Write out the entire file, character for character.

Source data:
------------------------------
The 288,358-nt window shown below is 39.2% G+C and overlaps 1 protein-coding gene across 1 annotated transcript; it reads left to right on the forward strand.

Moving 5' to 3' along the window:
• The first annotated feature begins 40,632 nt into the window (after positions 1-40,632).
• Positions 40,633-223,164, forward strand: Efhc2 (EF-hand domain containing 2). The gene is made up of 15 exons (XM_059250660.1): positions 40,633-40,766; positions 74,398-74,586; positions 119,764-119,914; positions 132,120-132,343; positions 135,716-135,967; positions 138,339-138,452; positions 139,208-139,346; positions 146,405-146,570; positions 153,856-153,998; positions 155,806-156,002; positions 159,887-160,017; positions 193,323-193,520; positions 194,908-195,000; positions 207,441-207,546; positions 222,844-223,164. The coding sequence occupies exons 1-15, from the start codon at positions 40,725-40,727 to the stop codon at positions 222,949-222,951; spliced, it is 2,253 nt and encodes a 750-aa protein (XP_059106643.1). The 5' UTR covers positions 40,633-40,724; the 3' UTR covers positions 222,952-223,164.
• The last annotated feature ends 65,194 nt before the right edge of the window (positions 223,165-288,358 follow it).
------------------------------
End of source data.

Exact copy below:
The 288,358-nt window shown below is 39.2% G+C and overlaps 1 protein-coding gene across 1 annotated transcript; it reads left to right on the forward strand.

Moving 5' to 3' along the window:
• The first annotated feature begins 40,632 nt into the window (after positions 1-40,632).
• Positions 40,633-223,164, forward strand: Efhc2 (EF-hand domain containing 2). The gene is made up of 15 exons (XM_059250660.1): positions 40,633-40,766; positions 74,398-74,586; positions 119,764-119,914; positions 132,120-132,343; positions 135,716-135,967; positions 138,339-138,452; positions 139,208-139,346; positions 146,405-146,570; positions 153,856-153,998; positions 155,806-156,002; positions 159,887-160,017; positions 193,323-193,520; positions 194,908-195,000; positions 207,441-207,546; positions 222,844-223,164. The coding sequence occupies exons 1-15, from the start codon at positions 40,725-40,727 to the stop codon at positions 222,949-222,951; spliced, it is 2,253 nt and encodes a 750-aa protein (XP_059106643.1). The 5' UTR covers positions 40,633-40,724; the 3' UTR covers positions 222,952-223,164.
• The last annotated feature ends 65,194 nt before the right edge of the window (positions 223,165-288,358 follow it).